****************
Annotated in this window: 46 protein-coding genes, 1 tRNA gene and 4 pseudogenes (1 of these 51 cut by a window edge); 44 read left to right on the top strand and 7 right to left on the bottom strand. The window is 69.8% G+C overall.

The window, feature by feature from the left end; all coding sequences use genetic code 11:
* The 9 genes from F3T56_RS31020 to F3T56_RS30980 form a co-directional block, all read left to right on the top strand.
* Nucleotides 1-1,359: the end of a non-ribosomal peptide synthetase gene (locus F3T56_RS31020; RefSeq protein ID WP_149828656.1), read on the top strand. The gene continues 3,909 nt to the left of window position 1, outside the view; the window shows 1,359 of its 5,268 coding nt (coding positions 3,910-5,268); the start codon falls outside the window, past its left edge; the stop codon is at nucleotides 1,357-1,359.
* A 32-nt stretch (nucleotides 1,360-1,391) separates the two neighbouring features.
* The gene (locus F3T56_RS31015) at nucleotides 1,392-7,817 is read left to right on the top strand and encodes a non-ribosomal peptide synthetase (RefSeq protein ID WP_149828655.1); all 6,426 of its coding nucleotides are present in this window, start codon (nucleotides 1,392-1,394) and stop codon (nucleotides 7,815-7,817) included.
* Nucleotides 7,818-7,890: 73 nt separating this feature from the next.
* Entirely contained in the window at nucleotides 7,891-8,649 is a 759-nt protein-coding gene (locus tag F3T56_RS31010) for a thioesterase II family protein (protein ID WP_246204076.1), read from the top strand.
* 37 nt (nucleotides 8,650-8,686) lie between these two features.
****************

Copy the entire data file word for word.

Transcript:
Annotated in this window: 46 protein-coding genes, 1 tRNA gene and 4 pseudogenes (1 of these 51 cut by a window edge); 44 read left to right on the top strand and 7 right to left on the bottom strand. The window is 69.8% G+C overall.

The window, feature by feature from the left end; all coding sequences use genetic code 11:
* The 9 genes from F3T56_RS31020 to F3T56_RS30980 form a co-directional block, all read left to right on the top strand.
* Nucleotides 1-1,359: the end of a non-ribosomal peptide synthetase gene (locus F3T56_RS31020; RefSeq protein ID WP_149828656.1), read on the top strand. The gene continues 3,909 nt to the left of window position 1, outside the view; the window shows 1,359 of its 5,268 coding nt (coding positions 3,910-5,268); the start codon falls outside the window, past its left edge; the stop codon is at nucleotides 1,357-1,359.
* A 32-nt stretch (nucleotides 1,360-1,391) separates the two neighbouring features.
* The gene (locus F3T56_RS31015) at nucleotides 1,392-7,817 is read left to right on the top strand and encodes a non-ribosomal peptide synthetase (RefSeq protein ID WP_149828655.1); all 6,426 of its coding nucleotides are present in this window, start codon (nucleotides 1,392-1,394) and stop codon (nucleotides 7,815-7,817) included.
* Nucleotides 7,818-7,890: 73 nt separating this feature from the next.
* Entirely contained in the window at nucleotides 7,891-8,649 is a 759-nt protein-coding gene (locus tag F3T56_RS31010) for a thioesterase II family protein (protein ID WP_246204076.1), read from the top strand.
* 37 nt (nucleotides 8,650-8,686) lie between these two features.